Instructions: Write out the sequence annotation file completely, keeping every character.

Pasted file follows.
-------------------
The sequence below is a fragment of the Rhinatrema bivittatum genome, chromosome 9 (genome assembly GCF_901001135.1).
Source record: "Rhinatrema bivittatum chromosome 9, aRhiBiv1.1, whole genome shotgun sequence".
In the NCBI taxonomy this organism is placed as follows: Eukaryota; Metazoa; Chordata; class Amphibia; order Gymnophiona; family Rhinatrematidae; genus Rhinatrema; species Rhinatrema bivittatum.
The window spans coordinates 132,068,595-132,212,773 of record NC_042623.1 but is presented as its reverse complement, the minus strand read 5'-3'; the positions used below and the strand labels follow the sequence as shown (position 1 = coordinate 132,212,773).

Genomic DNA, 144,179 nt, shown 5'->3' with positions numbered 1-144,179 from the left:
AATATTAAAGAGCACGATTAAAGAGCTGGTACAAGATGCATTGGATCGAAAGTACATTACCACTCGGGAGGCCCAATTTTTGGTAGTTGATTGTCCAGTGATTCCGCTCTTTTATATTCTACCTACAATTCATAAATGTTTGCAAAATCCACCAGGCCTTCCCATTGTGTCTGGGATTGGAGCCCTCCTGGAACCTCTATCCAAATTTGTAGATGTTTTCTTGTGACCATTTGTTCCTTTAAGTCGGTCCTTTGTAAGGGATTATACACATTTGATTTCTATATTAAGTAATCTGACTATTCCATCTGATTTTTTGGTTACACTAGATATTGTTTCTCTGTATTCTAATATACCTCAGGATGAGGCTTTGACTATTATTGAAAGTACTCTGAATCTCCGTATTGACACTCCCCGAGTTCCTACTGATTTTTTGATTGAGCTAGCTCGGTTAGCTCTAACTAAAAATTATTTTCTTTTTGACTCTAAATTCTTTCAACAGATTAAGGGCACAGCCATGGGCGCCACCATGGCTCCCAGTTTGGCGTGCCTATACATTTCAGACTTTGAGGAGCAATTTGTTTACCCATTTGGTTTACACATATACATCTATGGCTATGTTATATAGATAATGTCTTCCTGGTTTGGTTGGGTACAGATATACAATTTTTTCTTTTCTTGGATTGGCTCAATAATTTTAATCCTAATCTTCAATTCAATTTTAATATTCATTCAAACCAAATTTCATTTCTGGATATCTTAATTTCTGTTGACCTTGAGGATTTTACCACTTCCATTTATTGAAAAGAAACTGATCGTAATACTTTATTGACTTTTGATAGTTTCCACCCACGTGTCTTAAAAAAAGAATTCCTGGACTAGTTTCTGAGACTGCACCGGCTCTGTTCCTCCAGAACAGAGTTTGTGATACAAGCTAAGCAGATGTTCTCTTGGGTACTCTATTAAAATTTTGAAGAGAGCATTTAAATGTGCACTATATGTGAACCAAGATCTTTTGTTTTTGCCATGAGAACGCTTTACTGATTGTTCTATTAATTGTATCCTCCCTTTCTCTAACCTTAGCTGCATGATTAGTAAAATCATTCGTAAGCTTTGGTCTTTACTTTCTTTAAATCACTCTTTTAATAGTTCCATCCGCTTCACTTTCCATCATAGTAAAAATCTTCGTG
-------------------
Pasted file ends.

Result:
The sequence below is a fragment of the Rhinatrema bivittatum genome, chromosome 9 (genome assembly GCF_901001135.1).
Source record: "Rhinatrema bivittatum chromosome 9, aRhiBiv1.1, whole genome shotgun sequence".
In the NCBI taxonomy this organism is placed as follows: Eukaryota; Metazoa; Chordata; class Amphibia; order Gymnophiona; family Rhinatrematidae; genus Rhinatrema; species Rhinatrema bivittatum.
The window spans coordinates 132,068,595-132,212,773 of record NC_042623.1 but is presented as its reverse complement, the minus strand read 5'-3'; the positions used below and the strand labels follow the sequence as shown (position 1 = coordinate 132,212,773).

Genomic DNA, 144,179 nt, shown 5'->3' with positions numbered 1-144,179 from the left:
AATATTAAAGAGCACGATTAAAGAGCTGGTACAAGATGCATTGGATCGAAAGTACATTACCACTCGGGAGGCCCAATTTTTGGTAGTTGATTGTCCAGTGATTCCGCTCTTTTATATTCTACCTACAATTCATAAATGTTTGCAAAATCCACCAGGCCTTCCCATTGTGTCTGGGATTGGAGCCCTCCTGGAACCTCTATCCAAATTTGTAGATGTTTTCTTGTGACCATTTGTTCCTTTAAGTCGGTCCTTTGTAAGGGATTATACACATTTGATTTCTATATTAAGTAATCTGACTATTCCATCTGATTTTTTGGTTACACTAGATATTGTTTCTCTGTATTCTAATATACCTCAGGATGAGGCTTTGACTATTATTGAAAGTACTCTGAATCTCCGTATTGACACTCCCCGAGTTCCTACTGATTTTTTGATTGAGCTAGCTCGGTTAGCTCTAACTAAAAATTATTTTCTTTTTGACTCTAAATTCTTTCAACAGATTAAGGGCACAGCCATGGGCGCCACCATGGCTCCCAGTTTGGCGTGCCTATACATTTCAGACTTTGAGGAGCAATTTGTTTACCCATTTGGTTTACACATATACATCTATGGCTATGTTATATAGATAATGTCTTCCTGGTTTGGTTGGGTACAGATATACAATTTTTTCTTTTCTTGGATTGGCTCAATAATTTTAATCCTAATCTTCAATTCAATTTTAATATTCATTCAAACCAAATTTCATTTCTGGATATCTTAATTTCTGTTGACCTTGAGGATTTTACCACTTCCATTTATTGAAAAGAAACTGATCGTAATACTTTATTGACTTTTGATAGTTTCCACCCACGTGTCTTAAAAAAAGAATTCCTGGACTAGTTTCTGAGACTGCACCGGCTCTGTTCCTCCAGAACAGAGTTTGTGATACAAGCTAAGCAGATGTTCTCTTGGGTACTCTATTAAAATTTTGAAGAGAGCATTTAAATGTGCACTATATGTGAACCAAGATCTTTTGTTTTTGCCATGAGAACGCTTTACTGATTGTTCTATTAATTGTATCCTCCCTTTCTCTAACCTTAGCTGCATGATTAGTAAAATCATTCGTAAGCTTTGGTCTTTACTTTCTTTAAATCACTCTTTTAATAGTTCCATCCGCTTCACTTTCCATCATAGTAAAAATCTTCGTG